Seamless. Uber. Parcel. Each of these companies seeks to ease the pain of picking up your dinner, hailing a cab, or missing your anticipated package delivery, all while simultaneously facilitating your current Netflix binge. Google now hopes to become part of that list … as if the company didn’t already permeate nearly every aspect of our lives. But, in true innovative fashion, Google aims to take delivery the extra mile and replace the nice college student who delivers your pizza during the summer with airborne drones.
My first thought was of slight reserve, as I don’t know how I would react to C3PO ringing my doorbell. While I do appreciate technology, there are multi-facets to this drone phenomena that have potential to both excite and scare the public. Many national and international organizations share that feeling and despite Google’s goal to advance technology and crush the souls of competition like Amazon, the dark side of these developments are being acknowledged and debated by such organizations.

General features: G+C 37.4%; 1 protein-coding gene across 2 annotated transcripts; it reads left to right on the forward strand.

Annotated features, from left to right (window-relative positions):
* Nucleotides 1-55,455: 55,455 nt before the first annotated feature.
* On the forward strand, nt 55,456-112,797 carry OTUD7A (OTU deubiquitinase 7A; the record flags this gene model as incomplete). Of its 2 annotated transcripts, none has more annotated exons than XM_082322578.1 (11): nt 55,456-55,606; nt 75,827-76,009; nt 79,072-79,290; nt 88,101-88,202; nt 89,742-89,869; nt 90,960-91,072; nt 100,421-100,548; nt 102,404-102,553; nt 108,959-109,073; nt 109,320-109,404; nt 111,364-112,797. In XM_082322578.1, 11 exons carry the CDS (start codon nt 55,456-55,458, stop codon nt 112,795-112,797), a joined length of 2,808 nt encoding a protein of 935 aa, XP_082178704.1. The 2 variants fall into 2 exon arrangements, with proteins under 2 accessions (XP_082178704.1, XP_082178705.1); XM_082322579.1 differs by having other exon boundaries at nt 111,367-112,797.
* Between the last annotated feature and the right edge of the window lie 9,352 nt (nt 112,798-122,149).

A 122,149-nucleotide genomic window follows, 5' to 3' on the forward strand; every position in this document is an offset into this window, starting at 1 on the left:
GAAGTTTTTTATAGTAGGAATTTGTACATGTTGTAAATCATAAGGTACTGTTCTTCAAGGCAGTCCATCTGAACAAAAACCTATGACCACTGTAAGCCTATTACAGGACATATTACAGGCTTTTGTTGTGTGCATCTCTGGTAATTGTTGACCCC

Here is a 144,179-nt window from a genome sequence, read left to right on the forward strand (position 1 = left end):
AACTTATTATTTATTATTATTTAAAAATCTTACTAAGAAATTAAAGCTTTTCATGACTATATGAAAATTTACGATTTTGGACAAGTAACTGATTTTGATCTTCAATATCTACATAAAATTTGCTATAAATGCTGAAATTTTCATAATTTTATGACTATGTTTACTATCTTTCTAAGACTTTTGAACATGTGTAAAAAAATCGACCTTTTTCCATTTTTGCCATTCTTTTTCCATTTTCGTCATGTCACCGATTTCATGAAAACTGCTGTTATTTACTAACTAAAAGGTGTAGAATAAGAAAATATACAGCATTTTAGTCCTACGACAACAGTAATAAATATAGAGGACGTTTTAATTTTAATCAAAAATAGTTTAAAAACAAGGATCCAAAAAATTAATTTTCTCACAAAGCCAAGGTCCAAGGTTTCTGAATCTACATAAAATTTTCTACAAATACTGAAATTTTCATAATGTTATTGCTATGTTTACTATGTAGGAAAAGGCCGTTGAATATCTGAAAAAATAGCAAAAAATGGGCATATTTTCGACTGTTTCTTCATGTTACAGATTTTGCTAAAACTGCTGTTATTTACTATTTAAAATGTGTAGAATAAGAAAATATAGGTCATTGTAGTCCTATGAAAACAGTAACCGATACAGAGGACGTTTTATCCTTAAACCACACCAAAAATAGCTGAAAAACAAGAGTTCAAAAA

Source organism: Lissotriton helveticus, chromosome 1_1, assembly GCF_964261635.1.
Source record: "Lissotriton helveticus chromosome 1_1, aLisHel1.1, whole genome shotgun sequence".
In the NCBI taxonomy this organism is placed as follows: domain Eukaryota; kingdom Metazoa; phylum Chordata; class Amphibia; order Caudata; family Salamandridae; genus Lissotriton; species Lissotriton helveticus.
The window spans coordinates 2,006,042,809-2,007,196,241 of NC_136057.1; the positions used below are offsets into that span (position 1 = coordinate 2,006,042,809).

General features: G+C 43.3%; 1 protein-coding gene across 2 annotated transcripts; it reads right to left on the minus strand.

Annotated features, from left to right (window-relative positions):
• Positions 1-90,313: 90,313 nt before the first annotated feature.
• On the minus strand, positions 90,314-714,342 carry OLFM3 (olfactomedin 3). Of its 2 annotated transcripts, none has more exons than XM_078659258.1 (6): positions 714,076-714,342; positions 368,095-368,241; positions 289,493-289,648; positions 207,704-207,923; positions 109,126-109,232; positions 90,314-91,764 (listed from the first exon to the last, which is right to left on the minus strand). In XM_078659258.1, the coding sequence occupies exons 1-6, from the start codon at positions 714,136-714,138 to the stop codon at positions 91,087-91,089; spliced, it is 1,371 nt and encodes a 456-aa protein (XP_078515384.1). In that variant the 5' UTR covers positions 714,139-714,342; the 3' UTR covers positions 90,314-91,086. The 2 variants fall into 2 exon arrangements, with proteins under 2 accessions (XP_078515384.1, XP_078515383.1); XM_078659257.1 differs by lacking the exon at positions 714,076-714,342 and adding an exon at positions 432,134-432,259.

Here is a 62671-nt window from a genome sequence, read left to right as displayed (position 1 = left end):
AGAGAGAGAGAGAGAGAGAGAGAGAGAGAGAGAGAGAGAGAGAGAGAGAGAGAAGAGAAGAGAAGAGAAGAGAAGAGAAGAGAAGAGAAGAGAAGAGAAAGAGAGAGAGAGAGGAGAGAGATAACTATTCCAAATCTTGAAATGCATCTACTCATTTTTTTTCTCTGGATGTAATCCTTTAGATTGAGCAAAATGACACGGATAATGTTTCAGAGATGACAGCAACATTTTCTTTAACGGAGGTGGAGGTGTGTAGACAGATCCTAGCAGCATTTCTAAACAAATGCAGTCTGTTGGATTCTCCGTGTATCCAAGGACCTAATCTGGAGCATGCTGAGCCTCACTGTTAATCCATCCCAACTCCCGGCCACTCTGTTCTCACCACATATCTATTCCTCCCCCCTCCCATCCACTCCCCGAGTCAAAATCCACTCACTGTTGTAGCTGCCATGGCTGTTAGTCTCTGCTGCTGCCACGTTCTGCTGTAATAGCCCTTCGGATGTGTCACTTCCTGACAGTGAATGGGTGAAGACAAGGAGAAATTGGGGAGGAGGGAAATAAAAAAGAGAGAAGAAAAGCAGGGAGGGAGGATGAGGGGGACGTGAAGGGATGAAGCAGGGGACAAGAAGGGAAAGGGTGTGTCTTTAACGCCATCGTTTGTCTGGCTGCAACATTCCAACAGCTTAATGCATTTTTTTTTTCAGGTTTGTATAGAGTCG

Last year, Human Rights Watch criticized the use of drones in military bombings. Earlier this summer, the Federal Aviation Administration began debates regarding the television and film industries use of drones on set and whether air rights should be waived. Supreme Court cases have often debated the clash with the Fourth Amendment. These issues demonstrate that drones have the power to affect numerous aspects of the public and legal fields including privacy law, intellectual property, international law boundaries, commercial law, etc. If we thought Google Earth was creepy, drones and like technology can very well take that to a new level.
While the use of drones may not be a surprise to the public, the boundaries they push are. At what point do we regulate? Who do we grant exceptions to? What governing bodies or organizations should be able to decide such? Since technology like drones seems only to be advancing, these are questions the public will require answers to.
Photo: The WSJ